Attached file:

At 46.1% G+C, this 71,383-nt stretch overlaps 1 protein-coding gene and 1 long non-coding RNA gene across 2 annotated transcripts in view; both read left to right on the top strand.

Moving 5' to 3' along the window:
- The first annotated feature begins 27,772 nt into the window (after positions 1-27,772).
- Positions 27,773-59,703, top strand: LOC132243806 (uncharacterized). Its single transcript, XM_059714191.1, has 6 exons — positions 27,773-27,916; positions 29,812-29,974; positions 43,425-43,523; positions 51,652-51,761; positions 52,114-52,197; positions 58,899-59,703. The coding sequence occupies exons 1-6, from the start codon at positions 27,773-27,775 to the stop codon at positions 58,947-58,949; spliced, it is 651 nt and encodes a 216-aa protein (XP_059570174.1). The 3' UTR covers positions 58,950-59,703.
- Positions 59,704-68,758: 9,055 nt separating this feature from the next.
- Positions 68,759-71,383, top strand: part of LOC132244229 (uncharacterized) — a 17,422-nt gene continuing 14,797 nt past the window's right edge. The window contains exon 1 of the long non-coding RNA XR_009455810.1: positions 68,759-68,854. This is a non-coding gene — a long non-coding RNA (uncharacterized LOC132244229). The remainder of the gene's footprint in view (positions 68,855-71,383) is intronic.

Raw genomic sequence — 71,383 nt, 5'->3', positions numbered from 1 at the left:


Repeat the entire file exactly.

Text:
At 46.1% G+C, this 71,383-nt stretch overlaps 1 protein-coding gene and 1 long non-coding RNA gene across 2 annotated transcripts in view; both read left to right on the top strand.

Moving 5' to 3' along the window:
- The first annotated feature begins 27,772 nt into the window (after positions 1-27,772).
- Positions 27,773-59,703, top strand: LOC132243806 (uncharacterized). Its single transcript, XM_059714191.1, has 6 exons — positions 27,773-27,916; positions 29,812-29,974; positions 43,425-43,523; positions 51,652-51,761; positions 52,114-52,197; positions 58,899-59,703. The coding sequence occupies exons 1-6, from the start codon at positions 27,773-27,775 to the stop codon at positions 58,947-58,949; spliced, it is 651 nt and encodes a 216-aa protein (XP_059570174.1). The 3' UTR covers positions 58,950-59,703.
- Positions 59,704-68,758: 9,055 nt separating this feature from the next.
- Positions 68,759-71,383, top strand: part of LOC132244229 (uncharacterized) — a 17,422-nt gene continuing 14,797 nt past the window's right edge. The window contains exon 1 of the long non-coding RNA XR_009455810.1: positions 68,759-68,854. This is a non-coding gene — a long non-coding RNA (uncharacterized LOC132244229). The remainder of the gene's footprint in view (positions 68,855-71,383) is intronic.

Raw genomic sequence — 71,383 nt, 5'->3', positions numbered from 1 at the left: